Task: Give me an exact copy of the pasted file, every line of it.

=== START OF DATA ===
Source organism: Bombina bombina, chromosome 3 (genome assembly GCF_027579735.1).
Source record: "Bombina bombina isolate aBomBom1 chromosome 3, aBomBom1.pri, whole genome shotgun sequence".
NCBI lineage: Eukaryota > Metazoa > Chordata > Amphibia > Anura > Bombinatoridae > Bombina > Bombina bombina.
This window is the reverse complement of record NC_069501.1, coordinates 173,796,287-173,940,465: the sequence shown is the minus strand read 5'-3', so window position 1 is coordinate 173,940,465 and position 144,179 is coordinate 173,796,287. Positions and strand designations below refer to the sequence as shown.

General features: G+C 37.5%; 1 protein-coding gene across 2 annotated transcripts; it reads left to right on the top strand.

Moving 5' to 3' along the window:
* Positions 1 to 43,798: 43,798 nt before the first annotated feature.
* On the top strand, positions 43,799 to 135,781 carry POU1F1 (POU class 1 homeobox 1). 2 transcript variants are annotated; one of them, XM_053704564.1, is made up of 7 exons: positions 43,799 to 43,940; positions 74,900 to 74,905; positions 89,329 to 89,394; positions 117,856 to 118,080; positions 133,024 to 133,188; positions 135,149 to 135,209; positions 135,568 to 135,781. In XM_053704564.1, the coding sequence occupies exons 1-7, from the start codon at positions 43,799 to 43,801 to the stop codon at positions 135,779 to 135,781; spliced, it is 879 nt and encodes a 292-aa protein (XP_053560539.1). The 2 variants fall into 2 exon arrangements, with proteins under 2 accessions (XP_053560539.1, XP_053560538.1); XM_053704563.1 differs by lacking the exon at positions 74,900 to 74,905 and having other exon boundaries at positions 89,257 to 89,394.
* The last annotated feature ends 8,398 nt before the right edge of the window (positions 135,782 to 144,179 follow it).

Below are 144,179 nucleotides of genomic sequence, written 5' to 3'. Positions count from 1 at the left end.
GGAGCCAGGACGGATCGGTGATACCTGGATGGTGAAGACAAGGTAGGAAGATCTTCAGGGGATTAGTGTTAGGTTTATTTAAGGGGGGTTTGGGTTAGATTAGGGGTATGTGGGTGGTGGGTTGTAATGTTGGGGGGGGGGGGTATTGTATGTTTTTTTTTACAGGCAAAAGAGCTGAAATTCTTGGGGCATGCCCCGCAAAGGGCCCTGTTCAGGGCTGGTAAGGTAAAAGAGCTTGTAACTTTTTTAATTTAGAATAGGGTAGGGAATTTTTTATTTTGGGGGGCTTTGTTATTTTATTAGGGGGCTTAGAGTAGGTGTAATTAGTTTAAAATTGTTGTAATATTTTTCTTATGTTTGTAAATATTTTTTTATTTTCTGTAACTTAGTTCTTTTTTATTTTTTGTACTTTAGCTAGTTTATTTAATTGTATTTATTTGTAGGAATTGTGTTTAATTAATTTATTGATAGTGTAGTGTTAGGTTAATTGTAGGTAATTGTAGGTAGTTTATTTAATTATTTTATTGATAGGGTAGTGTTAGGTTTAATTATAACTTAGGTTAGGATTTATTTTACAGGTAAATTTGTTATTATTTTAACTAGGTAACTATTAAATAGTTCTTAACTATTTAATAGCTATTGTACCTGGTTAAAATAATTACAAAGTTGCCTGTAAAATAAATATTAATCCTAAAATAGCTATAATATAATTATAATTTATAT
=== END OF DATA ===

Source organism: Bombina bombina, chromosome 3 (genome assembly GCF_027579735.1).
Source record: "Bombina bombina isolate aBomBom1 chromosome 3, aBomBom1.pri, whole genome shotgun sequence".
NCBI lineage: Eukaryota > Metazoa > Chordata > Amphibia > Anura > Bombinatoridae > Bombina > Bombina bombina.
This window is the reverse complement of record NC_069501.1, coordinates 173,796,287-173,940,465: the sequence shown is the minus strand read 5'-3', so window position 1 is coordinate 173,940,465 and position 144,179 is coordinate 173,796,287. Positions and strand designations below refer to the sequence as shown.

General features: G+C 37.5%; 1 protein-coding gene across 2 annotated transcripts; it reads left to right on the top strand.

Moving 5' to 3' along the window:
* Positions 1 to 43,798: 43,798 nt before the first annotated feature.
* On the top strand, positions 43,799 to 135,781 carry POU1F1 (POU class 1 homeobox 1). 2 transcript variants are annotated; one of them, XM_053704564.1, is made up of 7 exons: positions 43,799 to 43,940; positions 74,900 to 74,905; positions 89,329 to 89,394; positions 117,856 to 118,080; positions 133,024 to 133,188; positions 135,149 to 135,209; positions 135,568 to 135,781. In XM_053704564.1, the coding sequence occupies exons 1-7, from the start codon at positions 43,799 to 43,801 to the stop codon at positions 135,779 to 135,781; spliced, it is 879 nt and encodes a 292-aa protein (XP_053560539.1). The 2 variants fall into 2 exon arrangements, with proteins under 2 accessions (XP_053560539.1, XP_053560538.1); XM_053704563.1 differs by lacking the exon at positions 74,900 to 74,905 and having other exon boundaries at positions 89,257 to 89,394.
* The last annotated feature ends 8,398 nt before the right edge of the window (positions 135,782 to 144,179 follow it).

Below are 144,179 nucleotides of genomic sequence, written 5' to 3'. Positions count from 1 at the left end.
GGAGCCAGGACGGATCGGTGATACCTGGATGGTGAAGACAAGGTAGGAAGATCTTCAGGGGATTAGTGTTAGGTTTATTTAAGGGGGGTTTGGGTTAGATTAGGGGTATGTGGGTGGTGGGTTGTAATGTTGGGGGGGGGGGGTATTGTATGTTTTTTTTTACAGGCAAAAGAGCTGAAATTCTTGGGGCATGCCCCGCAAAGGGCCCTGTTCAGGGCTGGTAAGGTAAAAGAGCTTGTAACTTTTTTAATTTAGAATAGGGTAGGGAATTTTTTATTTTGGGGGGCTTTGTTATTTTATTAGGGGGCTTAGAGTAGGTGTAATTAGTTTAAAATTGTTGTAATATTTTTCTTATGTTTGTAAATATTTTTTTATTTTCTGTAACTTAGTTCTTTTTTATTTTTTGTACTTTAGCTAGTTTATTTAATTGTATTTATTTGTAGGAATTGTGTTTAATTAATTTATTGATAGTGTAGTGTTAGGTTAATTGTAGGTAATTGTAGGTAGTTTATTTAATTATTTTATTGATAGGGTAGTGTTAGGTTTAATTATAACTTAGGTTAGGATTTATTTTACAGGTAAATTTGTTATTATTTTAACTAGGTAACTATTAAATAGTTCTTAACTATTTAATAGCTATTGTACCTGGTTAAAATAATTACAAAGTTGCCTGTAAAATAAATATTAATCCTAAAATAGCTATAATATAATTATAATTTATAT